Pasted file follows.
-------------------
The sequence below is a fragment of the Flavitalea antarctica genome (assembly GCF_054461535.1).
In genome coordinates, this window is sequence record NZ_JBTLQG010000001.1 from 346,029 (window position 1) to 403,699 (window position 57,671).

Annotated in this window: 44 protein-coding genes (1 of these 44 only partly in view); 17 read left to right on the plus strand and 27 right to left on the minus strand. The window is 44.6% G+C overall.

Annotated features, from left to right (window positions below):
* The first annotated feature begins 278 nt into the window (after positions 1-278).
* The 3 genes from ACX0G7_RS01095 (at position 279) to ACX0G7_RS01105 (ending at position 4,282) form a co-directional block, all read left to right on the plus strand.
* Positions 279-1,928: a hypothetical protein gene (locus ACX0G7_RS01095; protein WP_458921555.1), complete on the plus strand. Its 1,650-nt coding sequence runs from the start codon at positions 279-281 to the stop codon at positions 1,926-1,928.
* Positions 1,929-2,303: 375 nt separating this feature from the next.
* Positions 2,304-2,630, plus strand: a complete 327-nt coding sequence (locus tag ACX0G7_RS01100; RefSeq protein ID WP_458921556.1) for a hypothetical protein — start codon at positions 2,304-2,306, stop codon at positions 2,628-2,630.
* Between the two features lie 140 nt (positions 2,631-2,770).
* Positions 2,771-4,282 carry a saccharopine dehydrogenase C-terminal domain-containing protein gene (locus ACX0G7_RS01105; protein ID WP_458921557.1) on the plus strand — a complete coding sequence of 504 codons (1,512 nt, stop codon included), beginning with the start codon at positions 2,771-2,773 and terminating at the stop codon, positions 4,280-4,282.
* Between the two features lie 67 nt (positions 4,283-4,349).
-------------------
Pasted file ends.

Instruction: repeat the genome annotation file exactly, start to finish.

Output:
The sequence below is a fragment of the Flavitalea antarctica genome (assembly GCF_054461535.1).
In genome coordinates, this window is sequence record NZ_JBTLQG010000001.1 from 346,029 (window position 1) to 403,699 (window position 57,671).

Annotated in this window: 44 protein-coding genes (1 of these 44 only partly in view); 17 read left to right on the plus strand and 27 right to left on the minus strand. The window is 44.6% G+C overall.

Annotated features, from left to right (window positions below):
* The first annotated feature begins 278 nt into the window (after positions 1-278).
* The 3 genes from ACX0G7_RS01095 (at position 279) to ACX0G7_RS01105 (ending at position 4,282) form a co-directional block, all read left to right on the plus strand.
* Positions 279-1,928: a hypothetical protein gene (locus ACX0G7_RS01095; protein WP_458921555.1), complete on the plus strand. Its 1,650-nt coding sequence runs from the start codon at positions 279-281 to the stop codon at positions 1,926-1,928.
* Positions 1,929-2,303: 375 nt separating this feature from the next.
* Positions 2,304-2,630, plus strand: a complete 327-nt coding sequence (locus tag ACX0G7_RS01100; RefSeq protein ID WP_458921556.1) for a hypothetical protein — start codon at positions 2,304-2,306, stop codon at positions 2,628-2,630.
* Between the two features lie 140 nt (positions 2,631-2,770).
* Positions 2,771-4,282 carry a saccharopine dehydrogenase C-terminal domain-containing protein gene (locus ACX0G7_RS01105; protein ID WP_458921557.1) on the plus strand — a complete coding sequence of 504 codons (1,512 nt, stop codon included), beginning with the start codon at positions 2,771-2,773 and terminating at the stop codon, positions 4,280-4,282.
* Between the two features lie 67 nt (positions 4,283-4,349).